Skip to main content

Microstructure and Defect Engineering Improves Performance of Lithium-Ion Batteries

Aerial view of laptop and cell phone.
Performance of lithium-ion batteries, like those used in mobile electronic devices, receives a jolt from nanosecond pulsed laser annealing. "Aerial view of woman using computer laptop and a smartphone on wooden table" by Rawpixel Ltd is licensed under CC BY 2.0.

For Immediate Release

Jay Narayan

A new North Carolina State University study, performed in collaboration with battery testing researchers at the U.S. Department of Energy’s Oak Ridge National Laboratory, shows that extremely short pulses from a high-powered laser can cause tiny defects in lithium-ion battery materials – defects that can enhance battery performance.

The technique, called nanosecond pulsed laser annealing, lasts for only 100 nanoseconds and is generated by the same type of laser used in modern-day eye surgeries. Researchers tested the technique on graphite, a material widely used in lithium-ion battery anodes, or positive electrodes. They tested the technique in batches of 10 pulses and 80 pulses and compared the differences in current capacity; power is calculated by multiplying voltage by current.

Lithium-ion batteries are widely used in portable electronic devices and electric cars. With further improvements, these batteries could have a major impact on transportation and as storage devices for renewable energy sources like wind and solar.

The study showed a number of interesting results, said Jay Narayan, the John C. Fan Family Distinguished Chair in Materials Science at NC State and corresponding author of a paper describing the work. Narayan pioneered the use of lasers to create and manipulate defects in semiconductors in work spanning more than four decades.

“Material defects can be a nuisance, but if you engineer them correctly you can make them an advantage,” he said. “This technique opens the door, so to speak, for lithium ions, so it enhances the current capacity. Graphite anodes consist of steps and grooves on the surface – creating more steps is like creating more doors for lithium ions to get in and get out, which is beneficial.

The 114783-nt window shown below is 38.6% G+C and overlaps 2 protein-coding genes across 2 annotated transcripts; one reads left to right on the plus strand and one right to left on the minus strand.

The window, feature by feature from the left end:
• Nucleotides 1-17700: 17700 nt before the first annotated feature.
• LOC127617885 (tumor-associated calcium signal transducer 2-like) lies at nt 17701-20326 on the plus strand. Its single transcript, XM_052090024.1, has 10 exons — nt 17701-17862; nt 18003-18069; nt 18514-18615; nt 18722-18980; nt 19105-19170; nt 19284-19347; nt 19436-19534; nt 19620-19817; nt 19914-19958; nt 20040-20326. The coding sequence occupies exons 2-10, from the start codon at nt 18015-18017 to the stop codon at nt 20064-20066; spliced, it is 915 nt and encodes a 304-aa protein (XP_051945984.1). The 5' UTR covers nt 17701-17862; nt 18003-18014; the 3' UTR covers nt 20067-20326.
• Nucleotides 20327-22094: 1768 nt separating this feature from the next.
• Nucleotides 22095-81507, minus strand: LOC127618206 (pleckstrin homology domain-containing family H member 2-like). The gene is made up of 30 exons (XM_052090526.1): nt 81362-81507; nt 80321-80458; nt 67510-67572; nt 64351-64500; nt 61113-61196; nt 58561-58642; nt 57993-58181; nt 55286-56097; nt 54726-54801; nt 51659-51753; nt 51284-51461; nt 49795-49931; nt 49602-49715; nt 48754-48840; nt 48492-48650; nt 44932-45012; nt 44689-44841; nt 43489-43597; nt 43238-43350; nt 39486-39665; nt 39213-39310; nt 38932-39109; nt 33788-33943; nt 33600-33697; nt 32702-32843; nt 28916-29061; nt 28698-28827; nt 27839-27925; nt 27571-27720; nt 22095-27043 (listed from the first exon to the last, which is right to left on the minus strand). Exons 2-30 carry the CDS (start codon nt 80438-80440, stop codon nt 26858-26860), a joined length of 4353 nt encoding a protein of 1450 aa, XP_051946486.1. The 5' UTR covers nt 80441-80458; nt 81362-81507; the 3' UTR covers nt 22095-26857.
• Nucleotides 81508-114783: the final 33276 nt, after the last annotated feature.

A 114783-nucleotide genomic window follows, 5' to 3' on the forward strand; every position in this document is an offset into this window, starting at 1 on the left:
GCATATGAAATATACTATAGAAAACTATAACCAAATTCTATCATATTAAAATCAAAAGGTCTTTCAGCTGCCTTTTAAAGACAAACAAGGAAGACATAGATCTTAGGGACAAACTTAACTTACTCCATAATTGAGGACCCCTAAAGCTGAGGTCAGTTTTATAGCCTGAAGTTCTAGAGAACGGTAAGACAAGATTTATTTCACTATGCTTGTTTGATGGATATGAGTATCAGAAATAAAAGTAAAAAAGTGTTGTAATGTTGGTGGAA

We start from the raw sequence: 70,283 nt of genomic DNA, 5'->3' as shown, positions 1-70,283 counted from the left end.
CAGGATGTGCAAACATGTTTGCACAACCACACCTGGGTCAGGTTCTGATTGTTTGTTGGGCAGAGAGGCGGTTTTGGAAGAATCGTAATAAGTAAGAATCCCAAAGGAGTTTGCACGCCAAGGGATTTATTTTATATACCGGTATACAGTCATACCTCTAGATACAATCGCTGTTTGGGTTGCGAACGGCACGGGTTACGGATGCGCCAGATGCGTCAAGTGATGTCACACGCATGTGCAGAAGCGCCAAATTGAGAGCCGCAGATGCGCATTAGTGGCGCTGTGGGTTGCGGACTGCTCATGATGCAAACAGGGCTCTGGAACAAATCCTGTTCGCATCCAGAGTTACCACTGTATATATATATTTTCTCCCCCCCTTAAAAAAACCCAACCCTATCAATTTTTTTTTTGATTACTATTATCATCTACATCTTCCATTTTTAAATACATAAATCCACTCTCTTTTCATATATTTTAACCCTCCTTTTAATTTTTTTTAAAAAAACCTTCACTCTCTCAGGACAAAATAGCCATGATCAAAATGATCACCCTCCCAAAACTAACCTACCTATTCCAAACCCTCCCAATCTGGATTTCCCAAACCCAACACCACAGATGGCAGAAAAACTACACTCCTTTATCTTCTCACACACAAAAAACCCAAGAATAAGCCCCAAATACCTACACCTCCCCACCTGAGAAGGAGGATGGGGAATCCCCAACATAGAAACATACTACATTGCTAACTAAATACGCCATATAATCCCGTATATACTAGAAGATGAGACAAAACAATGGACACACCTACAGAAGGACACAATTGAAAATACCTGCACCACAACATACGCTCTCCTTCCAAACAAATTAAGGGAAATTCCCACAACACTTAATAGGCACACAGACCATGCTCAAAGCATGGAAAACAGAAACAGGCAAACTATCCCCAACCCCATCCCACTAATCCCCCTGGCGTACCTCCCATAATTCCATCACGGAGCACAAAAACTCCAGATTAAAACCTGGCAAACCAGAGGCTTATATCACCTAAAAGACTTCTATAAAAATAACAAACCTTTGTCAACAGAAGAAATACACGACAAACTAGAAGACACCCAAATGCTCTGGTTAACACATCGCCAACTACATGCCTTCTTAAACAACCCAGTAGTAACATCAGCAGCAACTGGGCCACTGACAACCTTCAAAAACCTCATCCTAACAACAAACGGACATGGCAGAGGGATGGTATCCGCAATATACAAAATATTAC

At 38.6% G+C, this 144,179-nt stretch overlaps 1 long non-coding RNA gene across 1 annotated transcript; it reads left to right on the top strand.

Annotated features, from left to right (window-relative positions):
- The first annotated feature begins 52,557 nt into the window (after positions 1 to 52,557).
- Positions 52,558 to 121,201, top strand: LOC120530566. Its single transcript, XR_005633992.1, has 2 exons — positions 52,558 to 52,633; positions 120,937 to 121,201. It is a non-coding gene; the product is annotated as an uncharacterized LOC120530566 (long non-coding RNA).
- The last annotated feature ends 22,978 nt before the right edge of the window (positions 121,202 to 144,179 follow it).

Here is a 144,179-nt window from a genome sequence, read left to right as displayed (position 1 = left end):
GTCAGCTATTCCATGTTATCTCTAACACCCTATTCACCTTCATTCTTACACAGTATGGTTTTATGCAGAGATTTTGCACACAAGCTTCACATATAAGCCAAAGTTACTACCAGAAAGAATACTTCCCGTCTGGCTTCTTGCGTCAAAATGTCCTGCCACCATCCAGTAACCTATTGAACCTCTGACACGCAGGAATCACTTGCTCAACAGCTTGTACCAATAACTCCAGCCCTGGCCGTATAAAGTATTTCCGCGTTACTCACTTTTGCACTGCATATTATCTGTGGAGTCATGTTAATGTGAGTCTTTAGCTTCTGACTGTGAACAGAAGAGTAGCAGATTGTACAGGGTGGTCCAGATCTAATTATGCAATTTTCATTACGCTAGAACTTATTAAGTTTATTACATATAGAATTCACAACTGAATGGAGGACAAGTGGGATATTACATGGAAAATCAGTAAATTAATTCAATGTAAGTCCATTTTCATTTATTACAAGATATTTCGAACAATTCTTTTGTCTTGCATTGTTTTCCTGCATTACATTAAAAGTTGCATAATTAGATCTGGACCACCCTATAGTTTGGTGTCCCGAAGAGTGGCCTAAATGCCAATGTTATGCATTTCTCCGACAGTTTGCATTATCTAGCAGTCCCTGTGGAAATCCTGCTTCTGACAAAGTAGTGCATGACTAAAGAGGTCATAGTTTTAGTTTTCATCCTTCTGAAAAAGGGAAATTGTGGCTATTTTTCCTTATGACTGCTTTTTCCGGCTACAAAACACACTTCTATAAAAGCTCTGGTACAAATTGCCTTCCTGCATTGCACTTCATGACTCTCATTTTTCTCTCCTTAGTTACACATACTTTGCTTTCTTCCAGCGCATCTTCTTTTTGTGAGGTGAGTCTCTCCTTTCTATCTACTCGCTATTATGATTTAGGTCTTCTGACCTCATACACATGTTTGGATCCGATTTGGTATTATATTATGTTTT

“The technique also creates defects called vacancies, which are missing atoms, and that helps provide more sites for lithium ions to come and go, which is related to the current capacity.”

Current capacity increased by 20% when the optimal number of pulses was used, which was closer to 10 than to 80 pulses.

The study also showed, though, that too much of a good thing can be a bad thing, as too many defects in the graphite anodes can lead to problems.

“Lithium ion has a positive charge, so if it captures an electron it becomes lithium metal, and you don’t want that,” Narayan said. “Lithium metal shoots out tiny wire dendrites from the graphite anode and can cause a fire. So you want to make sure that a lithium ion doesn’t become a metal.”

Narayan said that manufacturers should have the capability to use nanosecond pulse laser annealing when producing both anodes and cathodes, the other electrodes contained in batteries.

“These high-powered lasers exist, and you can treat anodes and cathodes within a microsecond,” Narayan said. “The cathodes or anodes are made on a sheet, which makes treatment relatively fast and easy.”